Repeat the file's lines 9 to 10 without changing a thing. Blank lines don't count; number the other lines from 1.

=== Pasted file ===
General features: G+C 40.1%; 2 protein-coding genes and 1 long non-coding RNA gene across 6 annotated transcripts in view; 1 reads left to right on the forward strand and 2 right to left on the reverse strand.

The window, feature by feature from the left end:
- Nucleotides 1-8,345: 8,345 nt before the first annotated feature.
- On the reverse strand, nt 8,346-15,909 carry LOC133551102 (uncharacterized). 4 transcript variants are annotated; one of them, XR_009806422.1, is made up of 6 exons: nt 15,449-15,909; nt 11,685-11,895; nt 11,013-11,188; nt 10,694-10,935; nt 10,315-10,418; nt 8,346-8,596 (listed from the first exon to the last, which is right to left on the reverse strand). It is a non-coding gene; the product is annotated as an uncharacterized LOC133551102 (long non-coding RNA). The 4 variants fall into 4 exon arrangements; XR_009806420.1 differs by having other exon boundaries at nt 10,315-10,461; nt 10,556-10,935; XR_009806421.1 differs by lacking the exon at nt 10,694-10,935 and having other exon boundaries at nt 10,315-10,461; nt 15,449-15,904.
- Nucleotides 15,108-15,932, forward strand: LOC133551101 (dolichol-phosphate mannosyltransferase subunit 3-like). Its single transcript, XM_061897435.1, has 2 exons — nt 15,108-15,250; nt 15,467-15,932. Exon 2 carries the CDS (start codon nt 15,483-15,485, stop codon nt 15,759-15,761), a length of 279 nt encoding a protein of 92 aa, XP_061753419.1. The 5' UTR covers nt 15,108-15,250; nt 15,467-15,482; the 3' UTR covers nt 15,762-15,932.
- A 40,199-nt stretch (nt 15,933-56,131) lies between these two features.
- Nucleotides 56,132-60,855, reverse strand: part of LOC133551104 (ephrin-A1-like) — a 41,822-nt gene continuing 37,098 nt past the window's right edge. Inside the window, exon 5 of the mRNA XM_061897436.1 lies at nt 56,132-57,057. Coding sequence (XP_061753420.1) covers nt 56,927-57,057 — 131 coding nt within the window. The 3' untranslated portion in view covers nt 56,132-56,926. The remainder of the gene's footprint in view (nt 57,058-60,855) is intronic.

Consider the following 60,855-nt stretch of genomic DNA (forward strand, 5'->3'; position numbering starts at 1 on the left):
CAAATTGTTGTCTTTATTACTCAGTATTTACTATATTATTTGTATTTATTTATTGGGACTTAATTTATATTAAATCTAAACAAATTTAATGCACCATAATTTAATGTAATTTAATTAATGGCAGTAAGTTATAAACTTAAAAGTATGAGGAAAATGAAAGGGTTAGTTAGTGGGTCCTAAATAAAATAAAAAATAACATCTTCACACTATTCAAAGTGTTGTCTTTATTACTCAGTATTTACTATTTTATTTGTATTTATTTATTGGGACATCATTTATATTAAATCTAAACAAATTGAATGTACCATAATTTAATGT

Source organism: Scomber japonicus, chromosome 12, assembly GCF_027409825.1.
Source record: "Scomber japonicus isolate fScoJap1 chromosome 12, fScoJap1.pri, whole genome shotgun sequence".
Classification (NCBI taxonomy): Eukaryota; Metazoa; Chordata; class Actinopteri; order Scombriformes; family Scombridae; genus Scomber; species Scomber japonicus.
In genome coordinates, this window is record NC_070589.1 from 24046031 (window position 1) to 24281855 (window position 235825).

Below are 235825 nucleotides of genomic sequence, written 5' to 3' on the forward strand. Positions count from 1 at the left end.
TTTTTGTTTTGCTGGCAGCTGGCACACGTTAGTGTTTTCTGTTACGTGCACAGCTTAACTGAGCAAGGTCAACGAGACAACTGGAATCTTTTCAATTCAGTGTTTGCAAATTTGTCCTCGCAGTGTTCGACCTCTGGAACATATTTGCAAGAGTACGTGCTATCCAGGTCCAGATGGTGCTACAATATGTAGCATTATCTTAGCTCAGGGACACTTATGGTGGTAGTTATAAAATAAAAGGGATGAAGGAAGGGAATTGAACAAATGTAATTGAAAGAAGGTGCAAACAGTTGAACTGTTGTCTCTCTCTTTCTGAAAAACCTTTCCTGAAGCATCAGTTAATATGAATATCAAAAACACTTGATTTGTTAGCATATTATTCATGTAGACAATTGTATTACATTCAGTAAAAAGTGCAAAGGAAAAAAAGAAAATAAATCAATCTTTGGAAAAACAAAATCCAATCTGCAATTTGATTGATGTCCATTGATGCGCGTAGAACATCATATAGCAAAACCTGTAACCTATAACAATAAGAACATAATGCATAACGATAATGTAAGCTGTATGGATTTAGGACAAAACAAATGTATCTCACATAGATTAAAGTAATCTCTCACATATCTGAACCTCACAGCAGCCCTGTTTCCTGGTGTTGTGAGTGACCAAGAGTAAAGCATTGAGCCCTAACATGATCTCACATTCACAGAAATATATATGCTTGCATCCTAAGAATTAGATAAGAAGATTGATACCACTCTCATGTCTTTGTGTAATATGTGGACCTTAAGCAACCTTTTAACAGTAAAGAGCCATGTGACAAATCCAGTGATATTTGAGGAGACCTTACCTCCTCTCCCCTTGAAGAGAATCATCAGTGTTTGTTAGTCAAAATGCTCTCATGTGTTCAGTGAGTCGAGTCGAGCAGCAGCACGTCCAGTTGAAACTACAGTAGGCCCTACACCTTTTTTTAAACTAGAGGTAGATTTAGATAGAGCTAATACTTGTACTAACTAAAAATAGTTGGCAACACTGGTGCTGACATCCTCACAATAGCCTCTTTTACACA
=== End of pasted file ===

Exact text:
CAAATTGTTGTCTTTATTACTCAGTATTTACTATATTATTTGTATTTATTTATTGGGACTTAATTTATATTAAATCTAAACAAATTTAATGCACCATAATTTAATGTAATTTAATTAATGGCAGTAAGTTATAAACTTAAAAGTATGAGGAAAATGAAAGGGTTAGTTAGTGGGTCCTAAATAAAATAAAAAATAACATCTTCACACTATTCAAAGTGTTGTCTTTATTACTCAGTATTTACTATTTTATTTGTATTTATTTATTGGGACATCATTTATATTAAATCTAAACAAATTGAATGTACCATAATTTAATGT

Source organism: Scomber japonicus, chromosome 12, assembly GCF_027409825.1.